|When at Catharon, I wrote a regular expression engine for their environment. It worked, basically, but had a couple problems: first, I changed the standard regexp syntax too much in the name of "improvement"; second, the program was not well written, it had no overall design, and was very ad hoc, and so fragile. Getting it to work was a hassle, and took a long time, as each complicated new RE I tried it with seemed not to work, and to require adjustment.
First, my "improved" RE syntax was really no better, and because it is so far from standard it was too hard to use. And second, for the last few years I have regretted that program, and figured if I ever had time and inspiration I would redo it properly. Now I have.
The main difference now is that the RE is first parsed to make a RE tree, and then this tree is stepped along to build the execution stack, which is then used to generate the solution structure. This has a few advantages: first, it breaks the code up into several independent sections. It is even possible to replace the RE parser with a different one, so if I really want to "improve" it I can support both the traditional syntax and my new one.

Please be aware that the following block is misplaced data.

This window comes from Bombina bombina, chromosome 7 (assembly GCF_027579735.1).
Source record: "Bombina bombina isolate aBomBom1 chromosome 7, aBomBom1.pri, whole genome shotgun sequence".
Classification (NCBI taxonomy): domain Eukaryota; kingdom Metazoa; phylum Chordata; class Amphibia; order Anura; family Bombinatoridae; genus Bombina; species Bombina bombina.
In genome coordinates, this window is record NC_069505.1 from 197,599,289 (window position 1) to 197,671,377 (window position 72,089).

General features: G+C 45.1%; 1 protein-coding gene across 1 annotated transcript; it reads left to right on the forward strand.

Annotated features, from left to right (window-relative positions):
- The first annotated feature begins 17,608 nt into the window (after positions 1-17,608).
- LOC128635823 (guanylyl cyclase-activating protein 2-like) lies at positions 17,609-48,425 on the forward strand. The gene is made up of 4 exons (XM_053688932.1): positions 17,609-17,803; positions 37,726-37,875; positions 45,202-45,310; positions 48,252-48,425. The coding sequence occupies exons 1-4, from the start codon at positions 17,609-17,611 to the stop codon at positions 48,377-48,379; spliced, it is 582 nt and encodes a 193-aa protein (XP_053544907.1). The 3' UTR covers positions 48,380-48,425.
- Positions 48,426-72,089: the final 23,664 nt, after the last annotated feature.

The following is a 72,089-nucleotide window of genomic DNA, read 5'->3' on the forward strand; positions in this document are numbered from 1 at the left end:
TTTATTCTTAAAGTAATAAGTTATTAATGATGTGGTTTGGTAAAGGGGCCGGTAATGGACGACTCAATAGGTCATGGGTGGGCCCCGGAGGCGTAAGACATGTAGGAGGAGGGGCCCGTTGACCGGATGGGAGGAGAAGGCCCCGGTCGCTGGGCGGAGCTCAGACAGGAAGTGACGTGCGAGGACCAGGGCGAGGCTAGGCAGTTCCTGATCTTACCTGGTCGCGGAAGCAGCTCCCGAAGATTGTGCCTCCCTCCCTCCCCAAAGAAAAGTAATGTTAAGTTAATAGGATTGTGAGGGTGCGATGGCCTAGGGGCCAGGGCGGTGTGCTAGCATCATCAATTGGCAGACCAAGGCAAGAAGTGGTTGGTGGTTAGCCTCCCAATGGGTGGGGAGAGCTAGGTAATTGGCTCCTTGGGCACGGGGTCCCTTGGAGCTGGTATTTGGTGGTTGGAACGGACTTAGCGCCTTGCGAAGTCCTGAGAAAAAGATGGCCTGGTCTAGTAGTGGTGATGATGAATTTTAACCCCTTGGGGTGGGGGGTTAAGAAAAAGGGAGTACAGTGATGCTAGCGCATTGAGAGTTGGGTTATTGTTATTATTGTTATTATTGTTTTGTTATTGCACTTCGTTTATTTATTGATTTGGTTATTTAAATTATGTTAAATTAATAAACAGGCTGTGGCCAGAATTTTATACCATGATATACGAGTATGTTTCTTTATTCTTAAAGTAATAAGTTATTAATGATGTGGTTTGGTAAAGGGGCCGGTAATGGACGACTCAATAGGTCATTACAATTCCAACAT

Second, the code is far, far simpler and more robust. Once I got it working, it basically works for everything, so I have little fear that each new RE will break it.
Third, it supports a lot more - unicode characters, greedy and lazy evaluation, alternative parsers, to name a few.
And, it is (I think) very well-written and elegant code. The tree and stack walking routines are small and surprisingly simple, and the greedy and lazy search algorithms require almost no coding to work.
With that advertisement, you can now look and judge for yourself. Here are the 4 files: re1.c, re-parse.c, re-debug.c, re.h, or here is the zip'ed archive.